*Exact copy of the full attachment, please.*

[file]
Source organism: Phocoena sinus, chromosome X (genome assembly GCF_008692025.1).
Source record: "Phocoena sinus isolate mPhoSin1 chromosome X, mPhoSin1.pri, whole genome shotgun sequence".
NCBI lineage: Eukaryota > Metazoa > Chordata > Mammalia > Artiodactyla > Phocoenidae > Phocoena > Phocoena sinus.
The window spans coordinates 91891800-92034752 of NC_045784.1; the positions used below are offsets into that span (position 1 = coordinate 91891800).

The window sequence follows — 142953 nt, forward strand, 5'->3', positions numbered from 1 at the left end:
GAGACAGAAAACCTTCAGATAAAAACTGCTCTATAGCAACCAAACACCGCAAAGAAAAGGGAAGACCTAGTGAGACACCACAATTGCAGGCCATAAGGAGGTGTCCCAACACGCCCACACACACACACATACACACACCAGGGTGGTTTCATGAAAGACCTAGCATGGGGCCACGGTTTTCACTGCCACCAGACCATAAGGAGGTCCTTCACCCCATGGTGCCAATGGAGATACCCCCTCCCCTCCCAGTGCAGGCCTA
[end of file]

Source organism: Phocoena sinus, chromosome X (genome assembly GCF_008692025.1).
Source record: "Phocoena sinus isolate mPhoSin1 chromosome X, mPhoSin1.pri, whole genome shotgun sequence".
NCBI lineage: Eukaryota > Metazoa > Chordata > Mammalia > Artiodactyla > Phocoenidae > Phocoena > Phocoena sinus.
The window spans coordinates 91891800-92034752 of NC_045784.1; the positions used below are offsets into that span (position 1 = coordinate 91891800).

The window sequence follows — 142953 nt, forward strand, 5'->3', positions numbered from 1 at the left end:
GAGACAGAAAACCTTCAGATAAAAACTGCTCTATAGCAACCAAACACCGCAAAGAAAAGGGAAGACCTAGTGAGACACCACAATTGCAGGCCATAAGGAGGTGTCCCAACACGCCCACACACACACACATACACACACCAGGGTGGTTTCATGAAAGACCTAGCATGGGGCCACGGTTTTCACTGCCACCAGACCATAAGGAGGTCCTTCACCCCATGGTGCCAATGGAGATACCCCCTCCCCTCCCAGTGCAGGCCTA